The South Carolina Department of Health and Environmental Control has suspended two of three abortion clinics in the state—including a Planned Parenthood facility—for violating state law, the agency announced Friday.

The clinics—Planned Parenthood of South Atlantic in Columbia and Greenville Women’s Clinic—were found by the DHEC to be in violation of state laws and regulations and must “submit a plan of correction to DHEC by September 28, 2015, show proof of staff training, and pay any assessed penalties in order to lift their suspension orders or face closure.”

“DHEC remains committed to ensuring that all clinics operating in South Carolina are safe and in compliance with state and federal laws,” DHEC Director Catherine Heigel said in a statement. “We take the findings of this investigation very seriously and will work together with each of these facilities to help get them into compliance as quickly as possible.”

According to the agency, the clinics were scheduled to be inspected “later this fall,” but Gov. Nikki Haley, R-S.C., requested an investigation following the release of a series of undercover videos depicting Planned Parenthood executives describing the harvesting of fetal organs at the organization’s affiliates.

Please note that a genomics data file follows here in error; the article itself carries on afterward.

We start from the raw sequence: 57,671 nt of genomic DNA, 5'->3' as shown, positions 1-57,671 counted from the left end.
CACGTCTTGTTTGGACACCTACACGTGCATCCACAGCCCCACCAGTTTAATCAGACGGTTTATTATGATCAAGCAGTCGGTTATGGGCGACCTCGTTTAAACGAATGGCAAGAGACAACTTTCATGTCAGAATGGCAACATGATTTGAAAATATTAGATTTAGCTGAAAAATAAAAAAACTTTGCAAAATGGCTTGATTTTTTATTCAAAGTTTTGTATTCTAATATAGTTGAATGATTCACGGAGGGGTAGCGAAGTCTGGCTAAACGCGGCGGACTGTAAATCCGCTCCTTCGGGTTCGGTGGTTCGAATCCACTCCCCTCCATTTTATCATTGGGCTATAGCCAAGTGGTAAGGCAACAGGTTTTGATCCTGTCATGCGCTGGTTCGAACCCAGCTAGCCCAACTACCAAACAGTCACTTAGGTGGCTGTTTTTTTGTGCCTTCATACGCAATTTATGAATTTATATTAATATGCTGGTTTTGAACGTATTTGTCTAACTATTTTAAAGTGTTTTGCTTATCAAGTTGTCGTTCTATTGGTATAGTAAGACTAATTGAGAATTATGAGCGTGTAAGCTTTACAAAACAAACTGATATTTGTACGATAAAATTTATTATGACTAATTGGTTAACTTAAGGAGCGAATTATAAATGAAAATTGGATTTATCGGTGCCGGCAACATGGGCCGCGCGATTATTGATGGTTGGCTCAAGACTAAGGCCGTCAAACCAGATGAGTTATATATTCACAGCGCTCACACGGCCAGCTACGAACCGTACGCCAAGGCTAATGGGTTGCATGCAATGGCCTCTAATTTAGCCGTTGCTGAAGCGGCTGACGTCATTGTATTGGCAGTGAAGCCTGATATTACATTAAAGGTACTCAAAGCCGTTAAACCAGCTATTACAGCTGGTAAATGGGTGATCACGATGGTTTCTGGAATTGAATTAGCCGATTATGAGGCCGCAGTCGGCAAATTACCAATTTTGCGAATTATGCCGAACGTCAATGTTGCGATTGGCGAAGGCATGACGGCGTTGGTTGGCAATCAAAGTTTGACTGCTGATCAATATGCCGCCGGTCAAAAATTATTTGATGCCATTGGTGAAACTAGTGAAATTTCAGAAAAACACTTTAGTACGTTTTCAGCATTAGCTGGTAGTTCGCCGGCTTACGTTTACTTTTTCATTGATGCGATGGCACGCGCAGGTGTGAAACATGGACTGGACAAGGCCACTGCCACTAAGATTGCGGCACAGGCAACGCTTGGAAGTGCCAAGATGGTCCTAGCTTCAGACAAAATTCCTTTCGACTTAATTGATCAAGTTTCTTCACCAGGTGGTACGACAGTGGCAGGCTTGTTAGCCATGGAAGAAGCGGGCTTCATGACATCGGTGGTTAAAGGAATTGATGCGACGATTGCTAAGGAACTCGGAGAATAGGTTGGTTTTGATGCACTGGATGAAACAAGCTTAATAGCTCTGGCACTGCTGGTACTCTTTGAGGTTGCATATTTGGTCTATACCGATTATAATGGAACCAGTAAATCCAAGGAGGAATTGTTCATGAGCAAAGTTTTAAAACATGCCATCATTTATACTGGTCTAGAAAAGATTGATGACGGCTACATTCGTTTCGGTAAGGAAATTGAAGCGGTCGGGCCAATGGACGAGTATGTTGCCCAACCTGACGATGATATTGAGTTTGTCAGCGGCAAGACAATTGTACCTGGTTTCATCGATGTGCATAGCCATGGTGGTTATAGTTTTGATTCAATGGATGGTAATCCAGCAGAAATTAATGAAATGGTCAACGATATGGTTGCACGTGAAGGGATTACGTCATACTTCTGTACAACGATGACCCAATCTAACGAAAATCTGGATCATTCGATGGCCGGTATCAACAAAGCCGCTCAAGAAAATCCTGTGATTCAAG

Spokespersons for Planned Parenthood have denied that they profit from their tissue donation program.

In a statement, the agency said it issued an Administrative Order of Suspension for a Planned Parenthood clinic in Columbia due to 21 cited violations of state laws and regulations including:

… non-compliance with the Woman’s Right to Know Act, incomplete medical and employee records, expired medications, improper infectious waste disposal practices, and failure to report abortions to DHEC Vital Statistics in a timely manner.

The Greenville clinic was cited for six violations including “non-compliance with the Woman’s Right to Know Act, incomplete medical record documentation, and improper infectious waste disposal practices.”

According to DHEC, the two clinics have until Sept. 28 to correct the violations or face closure.

A third clinic, the Charleston Women’s Medical Center, was cited for four “minor” violations, which DHEC characterized as “documentation errors.” The clinic must submit a plan of correction to the agency.

In a statement provided to Columbia’s WLTX, Jenny Black, the CEO of Planned Parenthood South Atlantic, called the investigation “politically motivated.”

“Our health center was inspected less than a year ago and was found to have 100 percent compliance with all state regulations,” Black said. “The reported administrative and operational issues do not rise to the level of shutting down health centers. We are reviewing all of the issues that were raised in these inspections and will of course comply with all state requests. We are deeply concerned that this investigation is politically motivated and that this political interference could prevent some women from getting high-quality care.”